Over the past decade, elites broke the world, and were unrepentant about their failure. They created the conditions for the worst economic crisis in nearly a century, and made sure that their elite friends at the top would scoop up the post-crisis gains, stranding the vast majority of people. They decided their project of globalization and liberalization mattered more than democracy. Brexit is among the first tangible responses.
Yes, the victorious campaign to leave the European Union won on the basis of xenophobia and the demonization of immigrants. For anyone of a cosmopolitan bent it’s a terrible outcome. And those with long enough memories to remember the last time European nations broke apart instead of coming together will be pained by the outcome.
But if you tell people you know what’s best for them for years and years while their prospects wither and their lives are immiserated, at some point you should expect some kind of reaction. Practically all of the U.K.’s elites—including the leaders of both major political parties—supported remaining in the EU, and couldn’t convince enough of their citizens to go along. Democracy was the poison pill that halted the European project. And now, its architects have a choice to make: admit nothing is wrong with their abhorrent excuse for leadership and lose the rest of the continent, or change course and embrace the views of their citizens instead of ignoring them.
Consider how Europe acted after the 2008 financial crisis. They demanded balanced budgets and even surpluses from member countries that had no ability to both run them and provide for their citizens. They viewed every appeal from those countries, assembled mostly in southern Europe, as a personal affront. They turned a global recession into a morality play, so they could scold the weak sisters of the Eurozone as lazy slugabeds who deserved to suffer.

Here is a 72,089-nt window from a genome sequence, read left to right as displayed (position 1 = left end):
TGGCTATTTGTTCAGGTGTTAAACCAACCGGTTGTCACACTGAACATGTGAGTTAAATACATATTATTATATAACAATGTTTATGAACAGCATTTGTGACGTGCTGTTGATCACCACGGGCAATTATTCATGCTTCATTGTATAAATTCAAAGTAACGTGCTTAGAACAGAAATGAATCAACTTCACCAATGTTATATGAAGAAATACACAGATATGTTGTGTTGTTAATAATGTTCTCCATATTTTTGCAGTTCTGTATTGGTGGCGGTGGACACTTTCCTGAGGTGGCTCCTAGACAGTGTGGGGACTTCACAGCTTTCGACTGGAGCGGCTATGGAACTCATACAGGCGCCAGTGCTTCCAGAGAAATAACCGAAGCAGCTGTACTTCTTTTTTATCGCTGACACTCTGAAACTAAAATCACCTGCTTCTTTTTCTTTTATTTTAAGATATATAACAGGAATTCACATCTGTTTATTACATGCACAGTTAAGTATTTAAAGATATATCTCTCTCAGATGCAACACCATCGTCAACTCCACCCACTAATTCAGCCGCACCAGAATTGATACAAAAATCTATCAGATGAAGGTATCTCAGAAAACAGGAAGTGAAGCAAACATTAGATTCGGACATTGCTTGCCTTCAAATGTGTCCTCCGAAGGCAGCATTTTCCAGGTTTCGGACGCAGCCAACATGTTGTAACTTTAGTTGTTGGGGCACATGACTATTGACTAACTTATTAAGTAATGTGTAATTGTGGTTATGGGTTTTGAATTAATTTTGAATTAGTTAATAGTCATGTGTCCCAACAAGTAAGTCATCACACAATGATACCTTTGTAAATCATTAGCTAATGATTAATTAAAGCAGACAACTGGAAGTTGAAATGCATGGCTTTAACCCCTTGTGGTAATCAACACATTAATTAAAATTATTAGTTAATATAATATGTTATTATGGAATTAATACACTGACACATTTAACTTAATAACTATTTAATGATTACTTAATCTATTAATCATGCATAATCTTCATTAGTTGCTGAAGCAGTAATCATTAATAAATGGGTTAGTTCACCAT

And they didn’t just do this out of spite: they explicitly wanted to empower multinational conglomerates at the expense of independent domestic producers. Last year’s list of demands for the Greek economy from the “troika” (the European Union, European Central Bank and the IMF) had little to do with preventing corruption and furthering economic opportunity. They were mostly about breaking the power of the local publishing industry, journalists, olive oil makers, mom and pop retailers, and so on. The goal was to make way for outside corporations and throw over the internal political and social culture.
Now, you could ask what the United Kingdom has to do with all this. They weren’t part of the Eurozone. They didn’t play a role in northern European cruelty toward their southern neighbors.
But they did follow the general belief in expansionary austerity, that you could cut your way to prosperity. For those that don’t recall, this led to the brink of a triple-dip recession, and terrible growth numbers for years and years. Only when an election neared and David Cameron’s Conservatives stopped the budget cutting did the economy come back to life. “If this counts as a policy success, why not try repeatedly hitting yourself in the face for a few minutes?” Paul Krugman asked in 2015. “After all, it will feel great when you stop.”